A preliminary rendering shows the view of townhomes facing the motor court at The Epic at Harrison, which, upon approval by the Royal Oak City Commission, will be located on the northeast corner of Knowles Street and East Harrison Avenue.

A preliminary rendering shows the view of townhomes facing the motor court at The Epic at Harrison, which, upon approval by the Royal Oak City Commission, will be located on the northeast corner of Knowles Street and East Harrison Avenue.

Rendering provided by the city of Royal Oak


Developer modifies condo plans to appease neighbors

By: Sarah Wojcik | Royal Oak Review | Published October 22, 2019

 A preliminary rendering  shows the view of townhomes facing East Harrison Avenue.

A preliminary rendering shows the view of townhomes facing East Harrison Avenue.

Rendering provided by the city of Royal Oak

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ROYAL OAK — The Lawson Park Homeowners Association and a development team requesting a change in zoning from single family to mixed use in order to build 51 multiple-family dwellings in seven buildings in the general area of Main Street and East Lincoln Avenue have come to an agreement.

Nearby neighbors previously had objections to the condominium development, known as The Epic on Harrison, that proposed the conditional rezoning on land at the northeast corner of Knowles Street and East Harrison Avenue.

The two groups met to iron out issues at the suggestion of Commissioner Patricia Paruch after the Royal Oak City Commission voted to postpone the first reading of the conditional rezoning at its Sept. 23 meeting.

On Oct. 14, the issue came before the commission again.

“I just want to say it’s been a great process,” said neighbor Brandon Kolo. “We as a neighborhood are going to be really happy with what’s going to be built. The developer has come and met with many of our requests to change this project to make it a better fit for a single-family neighborhood.”

Michael Thompson, president of the Lawson Park Homeowners Association, said he appreciated developer Robert Wolfson acquiescing on some points, including lowering three buildings from four to three stories, or 40 feet, 3 inches to 30 feet, 1 1/4 inches, respectively.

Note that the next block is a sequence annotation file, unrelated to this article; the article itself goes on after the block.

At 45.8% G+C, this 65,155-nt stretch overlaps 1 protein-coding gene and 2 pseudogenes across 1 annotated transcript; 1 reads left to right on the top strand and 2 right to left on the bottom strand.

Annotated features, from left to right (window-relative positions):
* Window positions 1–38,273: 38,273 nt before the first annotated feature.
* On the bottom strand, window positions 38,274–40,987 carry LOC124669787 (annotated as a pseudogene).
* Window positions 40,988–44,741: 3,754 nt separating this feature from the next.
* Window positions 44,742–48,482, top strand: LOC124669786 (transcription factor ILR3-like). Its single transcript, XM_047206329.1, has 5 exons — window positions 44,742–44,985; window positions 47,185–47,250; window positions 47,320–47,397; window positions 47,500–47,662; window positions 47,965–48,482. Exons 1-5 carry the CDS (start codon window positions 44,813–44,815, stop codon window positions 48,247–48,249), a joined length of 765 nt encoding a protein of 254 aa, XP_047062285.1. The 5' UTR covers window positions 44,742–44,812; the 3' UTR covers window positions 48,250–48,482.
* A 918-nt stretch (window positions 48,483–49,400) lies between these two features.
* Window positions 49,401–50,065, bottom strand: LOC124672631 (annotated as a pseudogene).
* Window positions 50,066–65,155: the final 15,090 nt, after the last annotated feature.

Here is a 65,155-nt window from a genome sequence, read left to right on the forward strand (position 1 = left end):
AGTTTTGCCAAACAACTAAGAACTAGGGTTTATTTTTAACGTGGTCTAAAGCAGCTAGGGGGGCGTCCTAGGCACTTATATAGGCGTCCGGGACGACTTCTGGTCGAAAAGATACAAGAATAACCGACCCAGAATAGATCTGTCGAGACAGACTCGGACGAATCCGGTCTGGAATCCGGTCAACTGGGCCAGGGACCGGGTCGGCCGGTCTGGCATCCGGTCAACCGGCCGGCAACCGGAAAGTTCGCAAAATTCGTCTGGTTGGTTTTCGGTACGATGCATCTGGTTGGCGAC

“We (originally) felt it was way over in size and scale and height, with not-correct setbacks. We were kind of surprised that the Planning Commission approved this project,” Thompson said. 

He said that building 15 single-family homes on the land, which has a high volume of big another condominium development, railroad tracks and power lines, all nearby, would not be ideal.

“Multifamily is the proper transition between single-family homes and uses that you don’t want to be next to. … The question is controlling it and getting it to blend with the neighborhood,” he said. “This is a better solution.”

The revised site plan shifts two of the northern buildings 5 feet south, resulting in the loss of seven parallel parking spaces, but adding a continuous, wide greenbelt buffer, which will save existing trees. The buffer will increase from 20 to 25 feet.

The rooftop patios or terraces on three buildings will now face the interior of the site, rather than adjacent residential properties; a bioswale was removed; and the developer added a daylight or shadow study to the plan.

Because the changes requested by the neighbors, although agreed to by Wolfson, were not all included in the proposed site plan, the Royal Oak City Commission opted to postpone approving the first reading of the conditional rezoning.

“If all of a sudden (Royal Oak Community Development Director) Mr. (Timothy) Thwing wins the lottery, leaves and brings all of his associates with him, we have a plan that we can look at and make sure that things get implemented the right way,” Mayor Michael Fournier joked.

Some of the requests Wolfson voluntarily agreed to include landscaping a nearby berm, preserving as many trees as possible, and increasing the fence height from 6 feet to 8 feet.

“Also, we were concerned about trash collection, and we want that to be internal. We assume it is with no dumpster on the site,” Thompson said. “The sound rating of the mechanical units, these are some minor points, but we want to make sure the condensers aren’t in the backyard.”

Wolfson said he could implement the discussed changes in a number of days.

“We’re all so grateful (the association and developer met to) work this all out. It really is a model for how these types of developments in an area that used to be industrial should work,” Paruch said. “Between the first and second reading, that’s when the actual conditional rezoning agreement is worked out.”

The first reading should appear on the agenda at the Oct. 28 City Commission meeting.

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